Introduction to Glaucoma and the Retina Nerve Fiber Layer (RNFL) – Dr. Oli
Introduction to Glaucoma We have spoken about the importance of the way the front of the optic nerve looks like …more >
We have spoken about the importance of the way the front of the optic nerve looks like a disc (Optic Nerve Head). I would like to get into a little bit more detail about the relationship of the retina to the optic nerve. What we are addressing is the Nerve Fiber Layer that originates in the retina and becomes the optic nerve as the fibers go to the brain.
The reason we can see, is that light reflected from objects is focused onto the retina. The retina changes light to electrical signals. The signals travel from the bottom of the retina (cones and rods) up through various layers of the retina, ending up stimulating cells called ganglion cells. These cells then transmit the signal through long fibers (Retina Nerve Fibers) that travel on the surface of the retina then turn sharply as they converge and make up the optic nerve.
The way the nerve fibers make their way to the optic nerve is very important to understanding what happens in glaucoma.
Nerve fibers from the retina travel in an arc to reach the optic nerve, both in the upper and lower retina. A line can be drawn through the middle of the optic nerve and the middle of the macula to the outer retina, which is like a “property line.” Fibers above this line come together in the upper optic nerve. Fibers from below this line come together in the lower optic nerve.
Damage to the nerve fibers is seen most in the upper and lower optic nerve, hence vision damage shows most in the upper and lower field of vision on the nose side. This damage is known as nasal steps.
Damage to the upper and lower nerve fibers results in the cup getting progressively bigger in the upper and lower direction, hence it elongates vertically. A cup that is longer in the horizontal (side to side) direction argues against glaucoma.
Changes in the cup are not always clear-cut, and often we are not sure what the cup looked like years prior to the present evaluation. When changes are not definite enough for us to say whether glaucoma is present or not we have to get evidence from other sources such as imaging of the Nerve Fiber Layer (RNFL) and from visual field testing.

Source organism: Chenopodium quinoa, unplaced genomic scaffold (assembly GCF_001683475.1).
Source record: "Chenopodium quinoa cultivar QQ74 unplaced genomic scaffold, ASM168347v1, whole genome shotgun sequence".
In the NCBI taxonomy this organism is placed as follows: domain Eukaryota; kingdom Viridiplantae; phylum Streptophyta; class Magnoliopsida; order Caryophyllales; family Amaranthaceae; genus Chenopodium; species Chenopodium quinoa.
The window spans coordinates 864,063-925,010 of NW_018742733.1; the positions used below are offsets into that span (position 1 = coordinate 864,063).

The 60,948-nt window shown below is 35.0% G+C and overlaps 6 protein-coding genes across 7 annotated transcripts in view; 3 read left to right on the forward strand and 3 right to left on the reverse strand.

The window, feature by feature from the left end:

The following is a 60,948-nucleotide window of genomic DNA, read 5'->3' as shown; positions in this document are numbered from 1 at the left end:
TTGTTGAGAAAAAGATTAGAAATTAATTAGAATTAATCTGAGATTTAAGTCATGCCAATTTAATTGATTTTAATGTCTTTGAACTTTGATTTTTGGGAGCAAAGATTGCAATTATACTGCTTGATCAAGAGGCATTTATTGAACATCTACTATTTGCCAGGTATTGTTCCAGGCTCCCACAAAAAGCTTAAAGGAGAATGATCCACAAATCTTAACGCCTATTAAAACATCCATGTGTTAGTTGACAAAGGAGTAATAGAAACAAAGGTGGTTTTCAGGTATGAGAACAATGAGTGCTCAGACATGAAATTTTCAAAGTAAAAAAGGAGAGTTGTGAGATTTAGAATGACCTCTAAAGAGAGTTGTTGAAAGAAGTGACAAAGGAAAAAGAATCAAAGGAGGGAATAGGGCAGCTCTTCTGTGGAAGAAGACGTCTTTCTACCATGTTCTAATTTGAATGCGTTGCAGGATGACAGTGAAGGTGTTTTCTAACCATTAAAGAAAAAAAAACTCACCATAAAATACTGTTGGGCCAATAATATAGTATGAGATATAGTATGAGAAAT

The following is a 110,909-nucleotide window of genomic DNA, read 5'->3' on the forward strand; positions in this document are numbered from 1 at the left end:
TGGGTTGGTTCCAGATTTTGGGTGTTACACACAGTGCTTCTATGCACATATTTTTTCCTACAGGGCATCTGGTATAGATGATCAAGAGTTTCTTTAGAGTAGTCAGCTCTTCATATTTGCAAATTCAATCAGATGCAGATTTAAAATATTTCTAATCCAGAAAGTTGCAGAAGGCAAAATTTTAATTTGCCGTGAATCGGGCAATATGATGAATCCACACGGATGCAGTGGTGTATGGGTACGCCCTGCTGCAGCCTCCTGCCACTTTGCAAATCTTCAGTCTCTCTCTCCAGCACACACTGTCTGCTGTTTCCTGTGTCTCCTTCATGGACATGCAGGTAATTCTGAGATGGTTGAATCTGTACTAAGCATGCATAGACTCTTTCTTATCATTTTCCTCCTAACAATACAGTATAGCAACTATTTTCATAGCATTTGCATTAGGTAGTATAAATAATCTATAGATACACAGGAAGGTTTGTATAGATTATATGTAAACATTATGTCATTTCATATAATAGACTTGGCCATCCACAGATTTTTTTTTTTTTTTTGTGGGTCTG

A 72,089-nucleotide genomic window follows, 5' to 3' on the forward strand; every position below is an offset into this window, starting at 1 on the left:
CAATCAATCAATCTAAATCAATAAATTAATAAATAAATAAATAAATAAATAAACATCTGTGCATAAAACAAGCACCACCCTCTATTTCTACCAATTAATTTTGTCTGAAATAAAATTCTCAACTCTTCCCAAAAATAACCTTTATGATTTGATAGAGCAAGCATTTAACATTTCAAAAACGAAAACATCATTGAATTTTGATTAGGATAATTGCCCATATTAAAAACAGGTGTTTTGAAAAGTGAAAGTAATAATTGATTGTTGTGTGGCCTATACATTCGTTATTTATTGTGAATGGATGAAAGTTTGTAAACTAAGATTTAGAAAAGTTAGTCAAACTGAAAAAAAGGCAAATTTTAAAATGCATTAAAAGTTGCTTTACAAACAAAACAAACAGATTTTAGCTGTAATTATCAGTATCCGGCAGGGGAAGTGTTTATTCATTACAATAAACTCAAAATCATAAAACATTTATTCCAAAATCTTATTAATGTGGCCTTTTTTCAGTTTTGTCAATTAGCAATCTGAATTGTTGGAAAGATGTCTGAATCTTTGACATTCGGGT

Documenting the appearance of the optic nerve in stereo (three dimensional) with digital photography is, to me, a very important part of glaucoma care. Orion Eye Center has the very latest digital fundus camera.
Eye pressure is a very important part of glaucoma, not so much in diagnosis as in monitoring the effectiveness of treatments. However, eye pressure is only one part of the treatment of glaucoma, the other components being changes in the Retina Nerve Fiber Layer, the Visual Fields, and the appearance of the optic nerve.
Lowering eye pressure, hopefully throughout the day and night, is the only treatment option open to us at present, hence the somewhat misplaced importance of focusing on eye pressure.
Treatment is focused on lowering the eye pressure. Several ways are available to lower eye pressure, which in main are:
1. Various medications
We will discuss these various treatments in a future article.
We will also discuss how glaucoma damage manifests in the appearance of the optic nerve, the Visual Field, and Retinal Nerve Fiber Layer.